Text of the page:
Article  CAS  PubMed  Google Scholar 

  11. Nazarian S, Bluemke DA, Lardo AC, Zviman MM, Watkins SP, Dickfeld TL, Meininger GR, Roguin A, Calkins H, Tomaselli GF: Magnetic resonance assessment of the substrate for inducible ventricular tachycardia in nonischemic cardiomyopathy. Circulation. 2005, 112: 2821-5. 10.1161/CIRCULATIONAHA.105.549659.

    Article  PubMed Central  PubMed  Google Scholar 

  12. Iles L, Pfluger H, Lefkovits L, Butler MJ, Kistler PM, Kaye DM, Taylor AJ: Myocardial fibrosis predicts appropriate device therapy in patients with implantable cardioverter-defibrillators for primary prevention of sudden cardiac death. J Am Coll Cardiol. 2011, 57: 821-8. 10.1016/j.jacc.2010.06.062.

    Article  PubMed  Google Scholar 

  13. Wu E, Judd RM, Vargas JD, Klocke FJ, Bonow RO, Kim RJ: Visualisation of presence, location, and transmural extent of healed Q-wave and non-Q-wave myocardial infarction. Lancet. 2001, 357: 21-8. 10.1016/S0140-6736(00)03567-4.

    Article  CAS  PubMed  Google Scholar 

  14. Mahrholdt H, Wagner A, Holly TA, Elliott MD, Bonow RO, Kim RJ, Judd RM: Reproducibility of chronic infarct size measurement by contrast-enhanced magnetic resonance imaging. Circulation. 2002, 106: 2322-7. 10.1161/01.CIR.0000036368.63317.1C.

    Article  CAS  PubMed  Google Scholar 

  15. Schmidt A, Azevedo CF, Cheng A, Gupta SN, Bluemke DA, Foo TK, Gerstenblith G, Weiss RG, Marban E, Tomaselli GF: Infarct tissue heterogeneity by magnetic resonance imaging identifies enhanced cardiac arrhythmia susceptibility in patients with left ventricular dysfunction. Circulation. 2007, 115: 2006-14. 10.1161/CIRCULATIONAHA.106.653568.

    Article  PubMed Central  PubMed  Google Scholar 

  16. Grothues F, Smith GC, Moon JC, Bellenger NG, Collins P, Klein HU, Pennell DJ: Comparison of interstudy reproducibility of cardiovascular magnetic resonance with two-dimensional echocardiography in normal subjects and in patients with heart failure or left ventricular hypertrophy. Am J Cardiol. 2002, 90: 29-34. 10.1016/S0002-9149(02)02381-0.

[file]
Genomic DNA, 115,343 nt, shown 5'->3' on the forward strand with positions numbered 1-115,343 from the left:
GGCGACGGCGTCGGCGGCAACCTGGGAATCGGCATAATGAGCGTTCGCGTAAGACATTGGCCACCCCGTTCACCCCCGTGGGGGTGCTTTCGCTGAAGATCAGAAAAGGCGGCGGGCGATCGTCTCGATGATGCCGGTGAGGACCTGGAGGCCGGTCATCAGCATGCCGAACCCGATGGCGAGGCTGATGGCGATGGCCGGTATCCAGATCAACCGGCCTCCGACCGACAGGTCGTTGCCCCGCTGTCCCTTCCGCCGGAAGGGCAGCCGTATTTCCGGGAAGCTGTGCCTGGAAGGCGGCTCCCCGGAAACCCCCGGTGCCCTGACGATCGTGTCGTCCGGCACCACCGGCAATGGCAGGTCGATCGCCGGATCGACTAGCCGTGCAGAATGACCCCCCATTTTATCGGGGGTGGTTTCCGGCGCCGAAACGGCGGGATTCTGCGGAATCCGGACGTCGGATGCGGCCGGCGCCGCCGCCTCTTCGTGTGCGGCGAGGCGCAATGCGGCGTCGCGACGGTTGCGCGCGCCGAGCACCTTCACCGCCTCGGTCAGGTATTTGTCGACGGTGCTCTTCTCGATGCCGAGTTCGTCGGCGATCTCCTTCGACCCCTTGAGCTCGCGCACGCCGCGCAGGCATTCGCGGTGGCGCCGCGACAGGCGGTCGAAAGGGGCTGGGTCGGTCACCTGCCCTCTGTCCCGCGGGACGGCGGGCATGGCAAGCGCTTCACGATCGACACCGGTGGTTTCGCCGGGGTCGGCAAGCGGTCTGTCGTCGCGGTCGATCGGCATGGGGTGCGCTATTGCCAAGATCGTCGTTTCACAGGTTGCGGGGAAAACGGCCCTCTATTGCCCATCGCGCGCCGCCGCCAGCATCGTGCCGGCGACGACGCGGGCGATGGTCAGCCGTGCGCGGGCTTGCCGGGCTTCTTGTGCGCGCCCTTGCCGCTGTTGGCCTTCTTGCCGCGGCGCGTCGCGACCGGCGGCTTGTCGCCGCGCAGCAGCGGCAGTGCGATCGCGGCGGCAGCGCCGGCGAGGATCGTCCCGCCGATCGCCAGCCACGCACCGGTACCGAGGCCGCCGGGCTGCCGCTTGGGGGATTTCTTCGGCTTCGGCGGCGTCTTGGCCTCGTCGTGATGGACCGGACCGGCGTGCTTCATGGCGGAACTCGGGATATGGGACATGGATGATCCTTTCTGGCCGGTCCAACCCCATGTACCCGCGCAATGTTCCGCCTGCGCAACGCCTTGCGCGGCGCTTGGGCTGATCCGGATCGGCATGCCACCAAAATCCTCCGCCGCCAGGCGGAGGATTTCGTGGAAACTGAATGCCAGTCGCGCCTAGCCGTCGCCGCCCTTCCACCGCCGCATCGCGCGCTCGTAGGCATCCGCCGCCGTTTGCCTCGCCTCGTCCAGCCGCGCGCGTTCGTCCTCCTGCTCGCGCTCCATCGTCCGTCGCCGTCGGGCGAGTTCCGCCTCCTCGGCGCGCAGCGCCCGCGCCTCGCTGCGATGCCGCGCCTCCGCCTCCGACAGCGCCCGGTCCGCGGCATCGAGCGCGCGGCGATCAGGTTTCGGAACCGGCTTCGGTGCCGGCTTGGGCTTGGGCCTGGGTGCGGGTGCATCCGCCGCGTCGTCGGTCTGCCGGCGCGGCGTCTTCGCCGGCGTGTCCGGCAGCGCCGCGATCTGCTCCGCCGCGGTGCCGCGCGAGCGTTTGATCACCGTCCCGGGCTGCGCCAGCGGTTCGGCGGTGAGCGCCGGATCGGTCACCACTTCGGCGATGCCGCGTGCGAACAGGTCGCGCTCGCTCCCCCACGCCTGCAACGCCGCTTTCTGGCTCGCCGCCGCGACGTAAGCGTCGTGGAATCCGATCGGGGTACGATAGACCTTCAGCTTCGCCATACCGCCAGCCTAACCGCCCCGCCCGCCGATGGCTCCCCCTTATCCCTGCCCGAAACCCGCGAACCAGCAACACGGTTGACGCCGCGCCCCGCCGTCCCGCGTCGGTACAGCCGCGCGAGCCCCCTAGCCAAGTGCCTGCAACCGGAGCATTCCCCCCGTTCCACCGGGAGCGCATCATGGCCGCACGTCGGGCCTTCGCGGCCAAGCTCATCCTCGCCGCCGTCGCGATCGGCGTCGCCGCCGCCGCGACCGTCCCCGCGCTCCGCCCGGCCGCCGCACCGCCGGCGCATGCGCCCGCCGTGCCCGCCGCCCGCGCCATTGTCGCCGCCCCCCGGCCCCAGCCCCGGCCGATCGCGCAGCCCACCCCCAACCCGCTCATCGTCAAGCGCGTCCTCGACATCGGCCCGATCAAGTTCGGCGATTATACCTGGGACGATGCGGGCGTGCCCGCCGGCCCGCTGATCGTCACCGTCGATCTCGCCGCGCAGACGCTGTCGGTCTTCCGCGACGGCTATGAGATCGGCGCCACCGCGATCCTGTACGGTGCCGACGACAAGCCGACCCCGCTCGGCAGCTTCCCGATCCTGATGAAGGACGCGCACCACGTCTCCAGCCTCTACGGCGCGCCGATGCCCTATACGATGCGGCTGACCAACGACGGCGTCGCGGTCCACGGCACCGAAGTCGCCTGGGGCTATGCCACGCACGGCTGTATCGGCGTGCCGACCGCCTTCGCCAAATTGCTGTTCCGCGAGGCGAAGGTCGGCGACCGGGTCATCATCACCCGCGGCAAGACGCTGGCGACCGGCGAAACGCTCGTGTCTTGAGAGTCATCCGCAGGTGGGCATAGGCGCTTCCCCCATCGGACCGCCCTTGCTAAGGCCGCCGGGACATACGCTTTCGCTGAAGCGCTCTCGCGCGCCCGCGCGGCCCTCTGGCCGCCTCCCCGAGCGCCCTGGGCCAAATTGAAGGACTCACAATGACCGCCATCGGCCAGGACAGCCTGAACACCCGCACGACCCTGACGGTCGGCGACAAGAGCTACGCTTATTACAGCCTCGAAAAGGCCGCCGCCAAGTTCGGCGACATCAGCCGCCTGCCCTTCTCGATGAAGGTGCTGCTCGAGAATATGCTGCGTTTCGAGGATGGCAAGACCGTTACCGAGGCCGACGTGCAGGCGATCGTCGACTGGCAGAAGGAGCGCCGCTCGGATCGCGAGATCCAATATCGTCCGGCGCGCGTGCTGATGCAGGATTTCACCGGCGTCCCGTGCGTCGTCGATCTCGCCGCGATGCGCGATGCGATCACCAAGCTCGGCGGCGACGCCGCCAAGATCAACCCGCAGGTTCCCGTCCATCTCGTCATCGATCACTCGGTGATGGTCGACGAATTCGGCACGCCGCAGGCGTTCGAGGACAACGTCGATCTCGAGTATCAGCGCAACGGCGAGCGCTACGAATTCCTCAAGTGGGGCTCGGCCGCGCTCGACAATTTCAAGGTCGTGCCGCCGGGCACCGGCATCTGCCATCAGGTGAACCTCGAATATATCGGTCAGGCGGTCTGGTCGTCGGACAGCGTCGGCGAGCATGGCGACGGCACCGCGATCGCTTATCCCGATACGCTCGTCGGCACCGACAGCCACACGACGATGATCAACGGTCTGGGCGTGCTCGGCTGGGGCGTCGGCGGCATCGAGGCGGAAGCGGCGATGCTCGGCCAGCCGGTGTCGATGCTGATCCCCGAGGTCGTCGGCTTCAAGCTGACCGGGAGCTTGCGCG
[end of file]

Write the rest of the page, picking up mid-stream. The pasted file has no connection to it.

Article  PubMed  Google Scholar 

  17. Grimm W, Hoffmann JJ, Muller HH, Maisch B: Implantable defibrillator event rates in patients with idiopathic dilated cardiomyopathy, nonsustained ventricular tachycardia on Holter and a left ventricular ejection fraction below 30%. J Am Coll Cardiol. 2002, 39: 780-7. 10.1016/S0735-1097(01)01822-8.

    Article  PubMed  Google Scholar 

  18. Hook BG, Marchlinski FE: Value of ventricular electrogram recordings in the diagnosis of arrhythmias precipitating electrical device shock therapy. J Am Coll Cardiol. 1991, 17: 985-90. 10.1016/0735-1097(91)90885-D.

    Article  CAS  PubMed  Google Scholar 

  19. Marchlinski FE, Gottlieb CD, Sarter B, Finkle J, Hook B, Callans D, Schwartzman D: ICD data storage: value in arrhythmia management. Pacing Clin Electrophysiol. 1993, 16: 527-34. 10.1111/j.1540-8159.1993.tb01620.x.

    Article  CAS  PubMed  Google Scholar 

  20. Callans DJ, Hook BG, Marchlinski FE: Use of bipolar recordings from patch-patch and rate sensing leads to distinguish ventricular tachycardia from supraventricular rhythms in patients with implantable cardioverter defibrillators. Pacing Clin Electrophysiol. 1991, 14: 1917-22. 10.1111/j.1540-8159.1991.tb02790.x.